The idea of an aboriginal race—perhaps possessing knowledge and skills which the "mainstream" races did not, and perhaps continuing down through the ages in some form or another—was to be found in many cultures. In most instances such groupings remained hidden away from the eyes of ordinary folk, forming secretive communities in relatively remote and inaccessible places. In fact, in societies such as Iceland, there is a long tradition of the huldufolk—"hidden people" or "hidden communities"—who coexist alongside standard settlements, but have very little to do with them. They are reputedly highly secretive in their ways and are the last remnants of an old race that existed in Iceland—and throughout the north—before the coming of the Irish monks, who initially settled in the country, or indeed before the Viking settlers.
Huldufolk and Alfar
According to a tradition promulgated by the monks, the origin of the huldufolk goes back into early biblical times. When they dwelt in the Garden of Eden, Adam and Eve had a number of children who were regularly inspected by God to make sure they were upstanding and pure. On one occasion, some of the children became very dirty, and, rather than let God see their uncleanness, Eve hid them away in a remote part of the Garden. God, who knew all things, realized that they were there and made a pronouncement—"What Man has hidden from God, God will hide from Man." The dirty children were ancestors of the huldufolk, so when Adam and Eve were driven out of the Garden, so were the huldufolk, who were then driven north to live away from others in the frozen lands of snow and ice. They seem to have settled in parts of Iceland and in the Faeroe Islands.
Originally, the huldufolk were described as being tall and reasonably handsome, with little differentiation between them and humans (they were the children of Adam and Eve, after all), but later descriptions depict them as much smaller, more misshapen, and with rather strange and pointed ears. They are now described by another name—alfar (the nearest equivalent being elves). However, there still appears to have been some sort of confusion in Icelandic folkloric terms between the huldufolk and alfar. A rule of thumb once common in Iceland was that the alfar didn't drink coffee or eat bread, whereas the huldufolk did, because their food was closer to that of humans. Nevertheless debate still raged. The famous Icelandic folklorist Jon Arnason (1819–1888) asserted that the two terms were the same, but that alfar was a somewhat derogatory term. The German ethnographer Konrad von Maurer (1823–1902) suggested that the term alfar was a way to avoid calling the huldufolk by their proper name, because this implied that they were less than human. (A similar thought is employed in Ireland where it is unlucky to refer to "fairies" except on Tuesdays "when their heels are to you." The term that is used here is "the Good People.") An ethnographic survey conducted in 2006, however, found that few Icelanders made any distinction between the two.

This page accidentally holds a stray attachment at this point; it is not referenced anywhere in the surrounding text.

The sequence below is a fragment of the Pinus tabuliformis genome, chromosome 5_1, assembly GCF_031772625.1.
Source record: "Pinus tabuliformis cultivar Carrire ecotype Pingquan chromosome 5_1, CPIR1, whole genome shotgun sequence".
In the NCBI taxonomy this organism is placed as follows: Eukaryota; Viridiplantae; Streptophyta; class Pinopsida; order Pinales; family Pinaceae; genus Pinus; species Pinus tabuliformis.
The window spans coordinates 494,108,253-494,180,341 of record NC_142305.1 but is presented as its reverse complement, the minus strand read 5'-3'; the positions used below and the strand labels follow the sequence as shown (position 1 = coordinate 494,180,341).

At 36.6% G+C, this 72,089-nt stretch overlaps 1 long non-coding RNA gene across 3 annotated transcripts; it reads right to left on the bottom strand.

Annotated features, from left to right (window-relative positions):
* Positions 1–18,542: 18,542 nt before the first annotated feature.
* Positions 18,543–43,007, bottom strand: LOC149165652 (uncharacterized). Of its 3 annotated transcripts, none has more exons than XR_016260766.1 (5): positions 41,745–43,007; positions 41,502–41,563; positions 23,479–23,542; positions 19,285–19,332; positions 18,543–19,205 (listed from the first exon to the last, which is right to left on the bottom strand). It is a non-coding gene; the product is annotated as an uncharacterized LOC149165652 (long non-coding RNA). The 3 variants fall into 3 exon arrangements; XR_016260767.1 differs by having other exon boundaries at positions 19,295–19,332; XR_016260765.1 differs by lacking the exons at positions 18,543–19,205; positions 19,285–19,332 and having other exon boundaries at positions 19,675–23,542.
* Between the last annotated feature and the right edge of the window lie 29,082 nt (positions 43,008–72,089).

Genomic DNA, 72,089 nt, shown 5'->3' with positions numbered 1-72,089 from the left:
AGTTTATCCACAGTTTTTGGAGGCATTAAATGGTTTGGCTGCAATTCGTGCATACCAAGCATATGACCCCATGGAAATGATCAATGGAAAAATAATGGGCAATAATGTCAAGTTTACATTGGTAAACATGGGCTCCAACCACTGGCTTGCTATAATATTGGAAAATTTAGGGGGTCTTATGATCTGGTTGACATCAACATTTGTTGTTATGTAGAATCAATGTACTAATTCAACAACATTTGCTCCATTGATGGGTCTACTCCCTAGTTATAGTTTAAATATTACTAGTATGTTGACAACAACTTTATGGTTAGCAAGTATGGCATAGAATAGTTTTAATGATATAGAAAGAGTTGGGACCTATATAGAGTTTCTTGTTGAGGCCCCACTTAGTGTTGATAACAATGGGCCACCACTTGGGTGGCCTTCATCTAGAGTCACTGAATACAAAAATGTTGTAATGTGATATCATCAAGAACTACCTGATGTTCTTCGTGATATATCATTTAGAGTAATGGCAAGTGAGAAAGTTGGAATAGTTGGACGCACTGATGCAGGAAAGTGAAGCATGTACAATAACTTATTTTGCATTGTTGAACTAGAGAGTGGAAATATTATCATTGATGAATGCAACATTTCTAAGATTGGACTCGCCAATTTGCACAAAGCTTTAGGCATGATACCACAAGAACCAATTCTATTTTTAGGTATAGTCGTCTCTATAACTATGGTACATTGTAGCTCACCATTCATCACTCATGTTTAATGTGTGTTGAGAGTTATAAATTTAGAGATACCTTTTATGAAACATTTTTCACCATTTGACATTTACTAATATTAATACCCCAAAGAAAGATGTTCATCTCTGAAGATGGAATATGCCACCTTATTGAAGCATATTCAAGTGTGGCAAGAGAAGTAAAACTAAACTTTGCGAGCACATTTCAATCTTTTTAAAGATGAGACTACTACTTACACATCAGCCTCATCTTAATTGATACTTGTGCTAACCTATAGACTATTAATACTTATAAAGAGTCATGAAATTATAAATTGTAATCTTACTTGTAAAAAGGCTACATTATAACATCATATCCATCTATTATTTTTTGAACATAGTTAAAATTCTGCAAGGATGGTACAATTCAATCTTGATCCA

Excerpted from Dark Fairies by Bob Curran, Gina Hoogerhyde, Ian Daniels. Copyright © 2010 Dr. Bob Curran. Excerpted by permission of Career Press.
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I am continually impressed by Dr. Curran's work & it seems there is always another book to anticipate. Dark Fairies, like his previous works, is extremely readable, well researched & interesting. I am glad to see that editing has once again become a priority for New Page Books, my only criticism of previous works was an excessive amount of typos & misspellings. Anyone interested in fairies, monsters, and eerie creatures of the world will be pleased by this book which Dr. Curran manages to keep quite readable for the general public while putting quite a bit of academic research into it. I have already pre-ordered "Man-made Monsters," the next book to be released by Dr. Bob Curran.
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Posted March 30, 2011